Bob Houlihan/AP/U.S. Navy
In 2003, Zak, a 375-pound California sea lion, was being trained by the Navy to locate swimmers near piers, ships and other objects in the water considered suspicious and a possible threat to American military forces.
In 2003, Zak, a 375-pound California sea lion, was being trained by the Navy to locate swimmers near piers, ships and other objects in the water considered suspicious and a possible threat to American military forces. Bob Houlihan/AP/U.S. Navy
We've all heard of the missile gap during the Cold War. This week we learned of another gap between Russia and the United States — a sea lion gap.
Gennady Matishov, the director of the Murmansk Marine Biology Institute in northern Russia, told the Russian newspaper Izvestia that Russia needs to catch up to the United States when it comes to militarized sea mammals.
"It is true that the U.S. military does employ teams of dolphins and sea lions," Noah Shachtman says. He's an editor for Wired Magazine and runs its military technology blog, "Danger Room."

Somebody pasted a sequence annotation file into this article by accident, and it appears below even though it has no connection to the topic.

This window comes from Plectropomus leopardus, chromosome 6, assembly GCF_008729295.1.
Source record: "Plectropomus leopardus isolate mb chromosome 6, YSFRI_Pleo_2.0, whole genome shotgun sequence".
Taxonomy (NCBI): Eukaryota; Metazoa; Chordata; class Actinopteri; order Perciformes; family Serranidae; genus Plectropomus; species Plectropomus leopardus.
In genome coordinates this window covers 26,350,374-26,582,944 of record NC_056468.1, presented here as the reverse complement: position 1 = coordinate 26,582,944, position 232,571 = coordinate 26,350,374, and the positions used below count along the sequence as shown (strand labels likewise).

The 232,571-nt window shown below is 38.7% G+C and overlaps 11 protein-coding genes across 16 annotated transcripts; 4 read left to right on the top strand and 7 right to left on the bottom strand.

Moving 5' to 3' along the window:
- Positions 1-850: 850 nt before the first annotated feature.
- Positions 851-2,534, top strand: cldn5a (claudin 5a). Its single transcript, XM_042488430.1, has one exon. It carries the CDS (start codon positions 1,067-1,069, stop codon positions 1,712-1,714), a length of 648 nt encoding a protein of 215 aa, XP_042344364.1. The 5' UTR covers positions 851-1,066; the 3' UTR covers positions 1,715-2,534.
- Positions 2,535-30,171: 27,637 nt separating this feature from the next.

They take on two roles, Shachtman says. "One is to look for underwater mines, and the other is that marine mammals are used to patrol certain U.S. bases to watch out for the very unlikely event of a terrorist swimmer attack."
The animals are trained at the Navy's Marine Mammal Program in San Diego. In one task, dolphins might learn how to use strobe lights to mark intruders.
"A dolphin would drop the strobe light, and that would signal the humans to come and respond to the infiltration," Shachtman says.
Sea lions are better equipped for action. "They actually can have a little cuff they carry around, and can actually cuff the potential waterborne intruder," he says.
The U.S. military has already deployed these underwater sentries at a Naval base in Georgia, and it plans to use them next year at a submarine base in Washington state.